Musician turns past pain into beautiful music
He liked Saskatchewan the best, that time they crossed the country in a Suzuki jeep loaded with all their worldly possessions. Perhaps because it was as lonely as he was, or because it was as inviting as the blank pages on which he drew superheroes reigning over new worlds. Better worlds than the one he knew. A boy wouldn’t stutter in a world like that, a boy wouldn’t have to endure a condition like Tourette’s, and have his face do things he wished it wouldn’t. A boy wouldn’t practically keep mute, speaking through his drawings instead of his tongue.
It was good being able to draw. His mom was proud, and at school they called on him, Zain Campbell, when they needed some artwork. A poster, say, to advertise an upcoming assembly. Only it wasn’t enough. Being able to draw didn’t stop his classmates from being mean. Calling him the N-word because of his coffee-coloured skin, calling him gay even though it wasn’t so, calling him weird. He wasn’t weird. It was just hard to hone your social skills when you never settled long in one place, when he was always changing schools — 10 times at least — trekking back and forth from Orillia to B.C.
It was hard to be confident when his stay-at-home dad didn’t want anyone coming over, conscious perhaps of their living arrangements. An apartment sometimes, and sometimes a trailer at a campsite. Or perhaps trying to protect his son, shield him from an unkind world. Or because he struggled with his own demons, depression, bipolar disorder. It made life hard for that little family.
Sometimes there was nothing going right, things bad at home and things bad at school. Zain still thinks about the time in Squamish when he developed a crush on a girl. Wished later he’d never gone over when he saw her crying, never asked if she was all right. She spat gum in his hair, that was her thanks. Perhaps because she was too upset to control herself, or because of peer pressure, perhaps because Zain’s bushy hair and hand-me-down clothes made it easy to believe what everyone said: he was weird.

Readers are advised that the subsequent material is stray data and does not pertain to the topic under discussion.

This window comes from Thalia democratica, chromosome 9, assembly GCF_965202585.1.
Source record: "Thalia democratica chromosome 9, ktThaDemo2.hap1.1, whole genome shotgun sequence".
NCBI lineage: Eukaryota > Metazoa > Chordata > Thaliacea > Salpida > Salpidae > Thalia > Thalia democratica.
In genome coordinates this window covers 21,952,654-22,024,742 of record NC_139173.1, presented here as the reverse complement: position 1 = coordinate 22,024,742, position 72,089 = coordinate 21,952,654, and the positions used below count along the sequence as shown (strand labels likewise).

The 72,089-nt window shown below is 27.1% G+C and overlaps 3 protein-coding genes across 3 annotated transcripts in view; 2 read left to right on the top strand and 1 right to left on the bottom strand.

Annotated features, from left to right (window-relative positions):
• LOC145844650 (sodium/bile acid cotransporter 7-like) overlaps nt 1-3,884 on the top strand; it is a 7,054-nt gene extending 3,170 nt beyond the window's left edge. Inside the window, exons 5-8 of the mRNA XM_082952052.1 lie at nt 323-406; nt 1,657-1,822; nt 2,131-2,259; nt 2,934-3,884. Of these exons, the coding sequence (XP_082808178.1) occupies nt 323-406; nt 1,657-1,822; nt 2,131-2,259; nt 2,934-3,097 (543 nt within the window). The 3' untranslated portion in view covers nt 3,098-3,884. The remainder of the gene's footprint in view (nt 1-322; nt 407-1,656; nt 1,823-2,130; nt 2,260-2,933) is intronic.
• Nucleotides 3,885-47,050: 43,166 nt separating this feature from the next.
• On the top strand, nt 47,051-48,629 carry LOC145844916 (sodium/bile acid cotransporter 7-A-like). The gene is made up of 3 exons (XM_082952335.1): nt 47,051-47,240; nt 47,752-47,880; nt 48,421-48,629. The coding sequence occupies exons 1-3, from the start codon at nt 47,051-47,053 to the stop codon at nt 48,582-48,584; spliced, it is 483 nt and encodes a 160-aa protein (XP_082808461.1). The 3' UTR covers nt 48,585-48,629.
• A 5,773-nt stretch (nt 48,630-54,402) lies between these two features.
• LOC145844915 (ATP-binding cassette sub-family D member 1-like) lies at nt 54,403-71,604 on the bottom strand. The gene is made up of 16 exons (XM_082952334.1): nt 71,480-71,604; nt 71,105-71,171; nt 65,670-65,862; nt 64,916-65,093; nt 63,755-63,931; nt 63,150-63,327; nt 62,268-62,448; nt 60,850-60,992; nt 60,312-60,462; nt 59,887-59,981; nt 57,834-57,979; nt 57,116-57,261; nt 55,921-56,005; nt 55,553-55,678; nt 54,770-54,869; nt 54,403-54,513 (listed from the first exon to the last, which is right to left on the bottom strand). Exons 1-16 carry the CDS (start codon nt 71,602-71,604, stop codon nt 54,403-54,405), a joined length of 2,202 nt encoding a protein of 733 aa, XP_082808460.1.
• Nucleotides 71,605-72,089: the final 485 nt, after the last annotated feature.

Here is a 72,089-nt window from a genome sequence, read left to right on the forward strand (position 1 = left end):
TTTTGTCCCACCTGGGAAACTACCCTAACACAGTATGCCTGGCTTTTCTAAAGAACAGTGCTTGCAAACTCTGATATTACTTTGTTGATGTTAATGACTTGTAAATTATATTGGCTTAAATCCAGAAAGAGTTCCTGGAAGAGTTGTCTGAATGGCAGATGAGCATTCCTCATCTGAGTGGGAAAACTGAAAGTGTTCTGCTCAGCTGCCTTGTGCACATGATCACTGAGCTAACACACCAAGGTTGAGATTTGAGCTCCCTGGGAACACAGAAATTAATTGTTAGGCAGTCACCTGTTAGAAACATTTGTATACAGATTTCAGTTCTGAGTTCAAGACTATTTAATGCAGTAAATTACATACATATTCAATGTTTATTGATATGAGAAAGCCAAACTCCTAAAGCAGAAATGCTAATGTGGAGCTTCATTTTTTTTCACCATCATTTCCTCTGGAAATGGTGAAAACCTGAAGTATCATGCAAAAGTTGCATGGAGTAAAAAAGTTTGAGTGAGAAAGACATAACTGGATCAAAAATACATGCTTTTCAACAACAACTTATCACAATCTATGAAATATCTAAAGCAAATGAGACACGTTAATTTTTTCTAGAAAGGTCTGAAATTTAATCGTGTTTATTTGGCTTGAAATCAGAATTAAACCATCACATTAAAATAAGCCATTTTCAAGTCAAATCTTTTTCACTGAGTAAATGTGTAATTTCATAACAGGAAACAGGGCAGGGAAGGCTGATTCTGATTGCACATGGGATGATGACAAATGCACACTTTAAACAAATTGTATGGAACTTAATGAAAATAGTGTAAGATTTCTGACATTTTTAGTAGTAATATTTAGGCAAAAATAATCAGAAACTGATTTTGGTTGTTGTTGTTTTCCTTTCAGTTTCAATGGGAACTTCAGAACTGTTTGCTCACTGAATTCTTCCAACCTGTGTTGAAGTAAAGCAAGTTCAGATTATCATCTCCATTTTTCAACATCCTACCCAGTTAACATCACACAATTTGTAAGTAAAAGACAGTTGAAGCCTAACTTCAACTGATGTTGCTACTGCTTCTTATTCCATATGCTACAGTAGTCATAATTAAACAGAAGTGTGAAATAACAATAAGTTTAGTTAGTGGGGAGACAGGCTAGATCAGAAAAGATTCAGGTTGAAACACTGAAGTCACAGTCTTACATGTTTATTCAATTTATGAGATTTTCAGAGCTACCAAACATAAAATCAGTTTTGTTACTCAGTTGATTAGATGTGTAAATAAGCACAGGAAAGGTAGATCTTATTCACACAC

Afterward, the teacher called Zain to the front of the class and cut the gum from his hair with everyone watching. It made him feel humiliated, stripped of whatever dignity he had.
Holed up in his room that night, Zain wrote a poem. He rhymed some words about being on the road, his memories of travelling the only means he had of getting away.
Only there was another way, there was a whole new way. Because his dad noticed the poem he had written. His dad, who often made him feel stupid, his dad read his words, and maybe what was between the lines, and saw the value of it. He saw his boy in a new light, and maybe something of himself, the talent and the struggles they shared. Because that day, he made his boy a beat song, the man who had once had a music career, who’d toured with a reggae band and appeared on Much Music. Got ahold of a cheap microphone so the 12-year-old boy who, until then, had never shown any musical talent could record a song. Helped his boy with software and mixing and lyrics, and must have felt something lift from his shoulders when Zain started to rap with no stutter at all. Must have felt the life flowing back in his veins making music again, when the music he and Zain made got noticed on Facebook. Kinnie Starr made an appearance at Zain’s school (Zain was 13) and asked to meet him after she heard him freestyle. The kids who used to bully Zain suddenly changed their tune, looked at him with new respect, said they were sorry for being mean.